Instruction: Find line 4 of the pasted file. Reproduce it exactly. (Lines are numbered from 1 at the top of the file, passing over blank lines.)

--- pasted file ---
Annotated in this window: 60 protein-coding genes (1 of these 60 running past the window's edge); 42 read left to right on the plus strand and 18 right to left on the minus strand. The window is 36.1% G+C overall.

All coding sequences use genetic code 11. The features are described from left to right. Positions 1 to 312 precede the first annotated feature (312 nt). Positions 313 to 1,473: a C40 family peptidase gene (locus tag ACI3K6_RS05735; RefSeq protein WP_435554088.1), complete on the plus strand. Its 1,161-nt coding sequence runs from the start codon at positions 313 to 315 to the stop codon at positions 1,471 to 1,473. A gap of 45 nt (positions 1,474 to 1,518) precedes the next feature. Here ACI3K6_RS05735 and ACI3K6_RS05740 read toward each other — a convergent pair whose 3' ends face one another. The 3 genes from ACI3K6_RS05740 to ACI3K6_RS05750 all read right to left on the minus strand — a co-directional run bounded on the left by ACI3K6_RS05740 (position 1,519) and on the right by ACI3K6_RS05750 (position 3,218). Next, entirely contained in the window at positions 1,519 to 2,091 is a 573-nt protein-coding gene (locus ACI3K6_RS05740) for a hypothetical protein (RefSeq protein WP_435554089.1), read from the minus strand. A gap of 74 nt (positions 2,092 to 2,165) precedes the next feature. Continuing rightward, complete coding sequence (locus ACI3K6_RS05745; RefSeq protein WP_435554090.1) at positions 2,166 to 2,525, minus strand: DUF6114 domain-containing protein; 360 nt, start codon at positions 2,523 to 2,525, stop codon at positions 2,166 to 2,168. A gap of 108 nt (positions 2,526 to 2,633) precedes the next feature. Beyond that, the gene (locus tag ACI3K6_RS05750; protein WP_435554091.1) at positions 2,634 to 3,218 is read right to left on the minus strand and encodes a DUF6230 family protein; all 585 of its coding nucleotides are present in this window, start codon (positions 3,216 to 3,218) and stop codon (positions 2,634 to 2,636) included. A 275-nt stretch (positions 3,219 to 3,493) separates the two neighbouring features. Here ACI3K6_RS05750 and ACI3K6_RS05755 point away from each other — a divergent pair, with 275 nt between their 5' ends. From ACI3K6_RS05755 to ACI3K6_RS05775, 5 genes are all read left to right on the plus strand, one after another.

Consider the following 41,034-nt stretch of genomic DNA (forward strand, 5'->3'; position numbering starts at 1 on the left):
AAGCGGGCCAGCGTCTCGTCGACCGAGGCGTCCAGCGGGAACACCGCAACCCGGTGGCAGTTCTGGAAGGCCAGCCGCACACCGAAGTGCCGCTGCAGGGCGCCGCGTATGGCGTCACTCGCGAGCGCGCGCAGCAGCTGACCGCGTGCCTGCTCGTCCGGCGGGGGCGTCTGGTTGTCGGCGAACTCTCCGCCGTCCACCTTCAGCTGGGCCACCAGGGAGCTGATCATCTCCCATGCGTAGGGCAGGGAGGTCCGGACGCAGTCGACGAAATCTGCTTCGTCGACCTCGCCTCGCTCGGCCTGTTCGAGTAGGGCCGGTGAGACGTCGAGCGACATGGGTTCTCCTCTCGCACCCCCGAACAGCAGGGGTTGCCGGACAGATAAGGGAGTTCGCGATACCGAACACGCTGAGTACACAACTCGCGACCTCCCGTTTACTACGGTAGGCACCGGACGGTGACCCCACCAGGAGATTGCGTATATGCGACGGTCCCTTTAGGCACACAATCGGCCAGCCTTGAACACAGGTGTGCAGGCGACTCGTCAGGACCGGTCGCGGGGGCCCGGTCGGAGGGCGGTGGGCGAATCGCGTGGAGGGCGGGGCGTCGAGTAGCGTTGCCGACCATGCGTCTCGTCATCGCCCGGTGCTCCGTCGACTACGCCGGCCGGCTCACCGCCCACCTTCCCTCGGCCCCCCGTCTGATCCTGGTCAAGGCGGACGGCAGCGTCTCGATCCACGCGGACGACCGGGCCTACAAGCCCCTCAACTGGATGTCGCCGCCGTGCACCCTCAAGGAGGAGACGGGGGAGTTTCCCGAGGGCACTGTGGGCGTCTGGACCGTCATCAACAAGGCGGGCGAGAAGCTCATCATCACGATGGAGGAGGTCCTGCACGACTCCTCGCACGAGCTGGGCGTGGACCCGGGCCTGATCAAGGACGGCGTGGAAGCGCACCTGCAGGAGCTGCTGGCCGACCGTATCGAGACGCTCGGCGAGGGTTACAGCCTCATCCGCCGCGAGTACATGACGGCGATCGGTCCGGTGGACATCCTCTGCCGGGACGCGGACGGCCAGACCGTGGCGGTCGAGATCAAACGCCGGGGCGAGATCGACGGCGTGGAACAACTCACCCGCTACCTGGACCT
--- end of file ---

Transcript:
AAGCGGGCCAGCGTCTCGTCGACCGAGGCGTCCAGCGGGAACACCGCAACCCGGTGGCAGTTCTGGAAGGCCAGCCGCACACCGAAGTGCCGCTGCAGGGCGCCGCGTATGGCGTCACTCGCGAGCGCGCGCAGCAGCTGACCGCGTGCCTGCTCGTCCGGCGGGGGCGTCTGGTTGTCGGCGAACTCTCCGCCGTCCACCTTCAGCTGGGCCACCAGGGAGCTGATCATCTCCCATGCGTAGGGCAGGGAGGTCCGGACGCAGTCGACGAAATCTGCTTCGTCGACCTCGCCTCGCTCGGCCTGTTCGAGTAGGGCCGGTGAGACGTCGAGCGACATGGGTTCTCCTCTCGCACCCCCGAACAGCAGGGGTTGCCGGACAGATAAGGGAGTTCGCGATACCGAACACGCTGAGTACACAACTCGCGACCTCCCGTTTACTACGGTAGGCACCGGACGGTGACCCCACCAGGAGATTGCGTATATGCGACGGTCCCTTTAGGCACACAATCGGCCAGCCTTGAACACAGGTGTGCAGGCGACTCGTCAGGACCGGTCGCGGGGGCCCGGTCGGAGGGCGGTGGGCGAATCGCGTGGAGGGCGGGGCGTCGAGTAGCGTTGCCGACCATGCGTCTCGTCATCGCCCGGTGCTCCGTCGACTACGCCGGCCGGCTCACCGCCCACCTTCCCTCGGCCCCCCGTCTGATCCTGGTCAAGGCGGACGGCAGCGTCTCGATCCACGCGGACGACCGGGCCTACAAGCCCCTCAACTGGATGTCGCCGCCGTGCACCCTCAAGGAGGAGACGGGGGAGTTTCCCGAGGGCACTGTGGGCGTCTGGACCGTCATCAACAAGGCGGGCGAGAAGCTCATCATCACGATGGAGGAGGTCCTGCACGACTCCTCGCACGAGCTGGGCGTGGACCCGGGCCTGATCAAGGACGGCGTGGAAGCGCACCTGCAGGAGCTGCTGGCCGACCGTATCGAGACGCTCGGCGAGGGTTACAGCCTCATCCGCCGCGAGTACATGACGGCGATCGGTCCGGTGGACATCCTCTGCCGGGACGCGGACGGCCAGACCGTGGCGGTCGAGATCAAACGCCGGGGCGAGATCGACGGCGTGGAACAACTCACCCGCTACCTGGACCT